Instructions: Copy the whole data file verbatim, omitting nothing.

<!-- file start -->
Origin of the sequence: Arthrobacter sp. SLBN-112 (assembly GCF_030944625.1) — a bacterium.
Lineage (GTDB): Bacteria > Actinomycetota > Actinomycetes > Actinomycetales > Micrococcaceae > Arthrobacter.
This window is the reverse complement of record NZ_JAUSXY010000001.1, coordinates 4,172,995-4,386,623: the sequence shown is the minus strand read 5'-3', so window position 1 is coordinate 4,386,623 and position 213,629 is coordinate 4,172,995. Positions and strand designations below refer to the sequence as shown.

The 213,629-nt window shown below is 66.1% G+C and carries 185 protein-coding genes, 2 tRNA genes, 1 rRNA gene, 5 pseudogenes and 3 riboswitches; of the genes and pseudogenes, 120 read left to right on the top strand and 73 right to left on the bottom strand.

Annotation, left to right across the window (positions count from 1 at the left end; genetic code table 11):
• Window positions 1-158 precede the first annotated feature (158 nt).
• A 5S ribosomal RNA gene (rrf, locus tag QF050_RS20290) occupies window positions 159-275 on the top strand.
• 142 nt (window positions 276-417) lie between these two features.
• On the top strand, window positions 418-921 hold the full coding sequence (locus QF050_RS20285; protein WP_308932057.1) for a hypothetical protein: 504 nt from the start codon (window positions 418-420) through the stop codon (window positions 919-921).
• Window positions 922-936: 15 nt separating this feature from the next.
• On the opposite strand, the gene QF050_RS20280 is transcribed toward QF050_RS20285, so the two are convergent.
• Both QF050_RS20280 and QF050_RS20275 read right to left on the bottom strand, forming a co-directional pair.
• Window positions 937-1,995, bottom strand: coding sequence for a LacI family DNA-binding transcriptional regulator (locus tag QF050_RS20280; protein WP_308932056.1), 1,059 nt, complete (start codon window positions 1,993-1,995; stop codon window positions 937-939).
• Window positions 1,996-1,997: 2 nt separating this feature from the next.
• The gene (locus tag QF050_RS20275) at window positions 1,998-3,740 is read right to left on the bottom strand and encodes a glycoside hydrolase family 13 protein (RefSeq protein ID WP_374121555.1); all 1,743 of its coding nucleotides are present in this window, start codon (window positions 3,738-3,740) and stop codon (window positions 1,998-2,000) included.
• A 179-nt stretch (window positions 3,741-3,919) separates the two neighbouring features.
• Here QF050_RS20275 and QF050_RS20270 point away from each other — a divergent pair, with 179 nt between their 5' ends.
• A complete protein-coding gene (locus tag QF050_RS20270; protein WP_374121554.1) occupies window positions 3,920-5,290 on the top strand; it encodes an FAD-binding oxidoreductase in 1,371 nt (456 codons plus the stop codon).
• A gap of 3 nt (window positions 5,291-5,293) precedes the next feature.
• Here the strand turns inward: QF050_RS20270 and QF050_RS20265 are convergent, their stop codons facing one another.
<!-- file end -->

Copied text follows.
Origin of the sequence: Arthrobacter sp. SLBN-112 (assembly GCF_030944625.1) — a bacterium.
Lineage (GTDB): Bacteria > Actinomycetota > Actinomycetes > Actinomycetales > Micrococcaceae > Arthrobacter.
This window is the reverse complement of record NZ_JAUSXY010000001.1, coordinates 4,172,995-4,386,623: the sequence shown is the minus strand read 5'-3', so window position 1 is coordinate 4,386,623 and position 213,629 is coordinate 4,172,995. Positions and strand designations below refer to the sequence as shown.

The 213,629-nt window shown below is 66.1% G+C and carries 185 protein-coding genes, 2 tRNA genes, 1 rRNA gene, 5 pseudogenes and 3 riboswitches; of the genes and pseudogenes, 120 read left to right on the top strand and 73 right to left on the bottom strand.

Annotation, left to right across the window (positions count from 1 at the left end; genetic code table 11):
• Window positions 1-158 precede the first annotated feature (158 nt).
• A 5S ribosomal RNA gene (rrf, locus tag QF050_RS20290) occupies window positions 159-275 on the top strand.
• 142 nt (window positions 276-417) lie between these two features.
• On the top strand, window positions 418-921 hold the full coding sequence (locus QF050_RS20285; protein WP_308932057.1) for a hypothetical protein: 504 nt from the start codon (window positions 418-420) through the stop codon (window positions 919-921).
• Window positions 922-936: 15 nt separating this feature from the next.
• On the opposite strand, the gene QF050_RS20280 is transcribed toward QF050_RS20285, so the two are convergent.
• Both QF050_RS20280 and QF050_RS20275 read right to left on the bottom strand, forming a co-directional pair.
• Window positions 937-1,995, bottom strand: coding sequence for a LacI family DNA-binding transcriptional regulator (locus tag QF050_RS20280; protein WP_308932056.1), 1,059 nt, complete (start codon window positions 1,993-1,995; stop codon window positions 937-939).
• Window positions 1,996-1,997: 2 nt separating this feature from the next.
• The gene (locus tag QF050_RS20275) at window positions 1,998-3,740 is read right to left on the bottom strand and encodes a glycoside hydrolase family 13 protein (RefSeq protein ID WP_374121555.1); all 1,743 of its coding nucleotides are present in this window, start codon (window positions 3,738-3,740) and stop codon (window positions 1,998-2,000) included.
• A 179-nt stretch (window positions 3,741-3,919) separates the two neighbouring features.
• Here QF050_RS20275 and QF050_RS20270 point away from each other — a divergent pair, with 179 nt between their 5' ends.
• A complete protein-coding gene (locus tag QF050_RS20270; protein WP_374121554.1) occupies window positions 3,920-5,290 on the top strand; it encodes an FAD-binding oxidoreductase in 1,371 nt (456 codons plus the stop codon).
• A gap of 3 nt (window positions 5,291-5,293) precedes the next feature.
• Here the strand turns inward: QF050_RS20270 and QF050_RS20265 are convergent, their stop codons facing one another.